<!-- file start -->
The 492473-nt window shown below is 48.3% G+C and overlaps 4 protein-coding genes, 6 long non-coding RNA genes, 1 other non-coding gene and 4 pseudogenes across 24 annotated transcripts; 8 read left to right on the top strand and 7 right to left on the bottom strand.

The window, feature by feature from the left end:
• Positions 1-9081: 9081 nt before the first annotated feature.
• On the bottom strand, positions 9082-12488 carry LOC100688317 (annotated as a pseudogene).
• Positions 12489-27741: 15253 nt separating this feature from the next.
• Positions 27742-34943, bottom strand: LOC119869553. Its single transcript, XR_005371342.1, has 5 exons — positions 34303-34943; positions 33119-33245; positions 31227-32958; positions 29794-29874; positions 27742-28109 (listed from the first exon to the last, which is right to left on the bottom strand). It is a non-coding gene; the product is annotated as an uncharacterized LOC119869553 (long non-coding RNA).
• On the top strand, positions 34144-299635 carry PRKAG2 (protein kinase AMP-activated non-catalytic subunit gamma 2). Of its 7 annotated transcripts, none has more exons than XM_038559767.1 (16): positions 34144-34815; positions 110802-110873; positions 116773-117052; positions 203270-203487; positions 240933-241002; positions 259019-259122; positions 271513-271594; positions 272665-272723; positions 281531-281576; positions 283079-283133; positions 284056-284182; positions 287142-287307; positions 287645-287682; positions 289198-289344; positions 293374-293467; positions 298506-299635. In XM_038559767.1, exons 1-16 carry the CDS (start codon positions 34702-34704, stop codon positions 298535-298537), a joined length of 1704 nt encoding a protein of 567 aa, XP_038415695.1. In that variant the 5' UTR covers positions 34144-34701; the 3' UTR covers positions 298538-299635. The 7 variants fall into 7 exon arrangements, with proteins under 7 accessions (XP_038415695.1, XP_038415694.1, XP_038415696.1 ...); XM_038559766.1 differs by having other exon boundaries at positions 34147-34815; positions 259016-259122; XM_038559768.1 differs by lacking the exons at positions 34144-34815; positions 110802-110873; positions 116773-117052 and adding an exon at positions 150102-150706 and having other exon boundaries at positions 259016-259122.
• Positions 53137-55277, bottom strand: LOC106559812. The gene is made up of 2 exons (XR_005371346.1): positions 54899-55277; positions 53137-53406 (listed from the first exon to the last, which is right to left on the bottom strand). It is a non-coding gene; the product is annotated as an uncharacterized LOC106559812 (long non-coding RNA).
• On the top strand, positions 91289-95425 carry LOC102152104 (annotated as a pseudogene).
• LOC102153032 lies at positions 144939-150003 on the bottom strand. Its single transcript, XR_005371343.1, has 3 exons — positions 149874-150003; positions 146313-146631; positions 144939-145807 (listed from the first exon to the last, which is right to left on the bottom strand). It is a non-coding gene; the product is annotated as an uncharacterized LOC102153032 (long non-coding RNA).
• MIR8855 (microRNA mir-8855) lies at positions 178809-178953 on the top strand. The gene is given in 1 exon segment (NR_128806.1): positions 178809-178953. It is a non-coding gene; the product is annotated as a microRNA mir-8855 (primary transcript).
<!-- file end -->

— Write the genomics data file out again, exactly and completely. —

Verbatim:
The 492473-nt window shown below is 48.3% G+C and overlaps 4 protein-coding genes, 6 long non-coding RNA genes, 1 other non-coding gene and 4 pseudogenes across 24 annotated transcripts; 8 read left to right on the top strand and 7 right to left on the bottom strand.

The window, feature by feature from the left end:
• Positions 1-9081: 9081 nt before the first annotated feature.
• On the bottom strand, positions 9082-12488 carry LOC100688317 (annotated as a pseudogene).
• Positions 12489-27741: 15253 nt separating this feature from the next.
• Positions 27742-34943, bottom strand: LOC119869553. Its single transcript, XR_005371342.1, has 5 exons — positions 34303-34943; positions 33119-33245; positions 31227-32958; positions 29794-29874; positions 27742-28109 (listed from the first exon to the last, which is right to left on the bottom strand). It is a non-coding gene; the product is annotated as an uncharacterized LOC119869553 (long non-coding RNA).
• On the top strand, positions 34144-299635 carry PRKAG2 (protein kinase AMP-activated non-catalytic subunit gamma 2). Of its 7 annotated transcripts, none has more exons than XM_038559767.1 (16): positions 34144-34815; positions 110802-110873; positions 116773-117052; positions 203270-203487; positions 240933-241002; positions 259019-259122; positions 271513-271594; positions 272665-272723; positions 281531-281576; positions 283079-283133; positions 284056-284182; positions 287142-287307; positions 287645-287682; positions 289198-289344; positions 293374-293467; positions 298506-299635. In XM_038559767.1, exons 1-16 carry the CDS (start codon positions 34702-34704, stop codon positions 298535-298537), a joined length of 1704 nt encoding a protein of 567 aa, XP_038415695.1. In that variant the 5' UTR covers positions 34144-34701; the 3' UTR covers positions 298538-299635. The 7 variants fall into 7 exon arrangements, with proteins under 7 accessions (XP_038415695.1, XP_038415694.1, XP_038415696.1 ...); XM_038559766.1 differs by having other exon boundaries at positions 34147-34815; positions 259016-259122; XM_038559768.1 differs by lacking the exons at positions 34144-34815; positions 110802-110873; positions 116773-117052 and adding an exon at positions 150102-150706 and having other exon boundaries at positions 259016-259122.
• Positions 53137-55277, bottom strand: LOC106559812. The gene is made up of 2 exons (XR_005371346.1): positions 54899-55277; positions 53137-53406 (listed from the first exon to the last, which is right to left on the bottom strand). It is a non-coding gene; the product is annotated as an uncharacterized LOC106559812 (long non-coding RNA).
• On the top strand, positions 91289-95425 carry LOC102152104 (annotated as a pseudogene).
• LOC102153032 lies at positions 144939-150003 on the bottom strand. Its single transcript, XR_005371343.1, has 3 exons — positions 149874-150003; positions 146313-146631; positions 144939-145807 (listed from the first exon to the last, which is right to left on the bottom strand). It is a non-coding gene; the product is annotated as an uncharacterized LOC102153032 (long non-coding RNA).
• MIR8855 (microRNA mir-8855) lies at positions 178809-178953 on the top strand. The gene is given in 1 exon segment (NR_128806.1): positions 178809-178953. It is a non-coding gene; the product is annotated as a microRNA mir-8855 (primary transcript).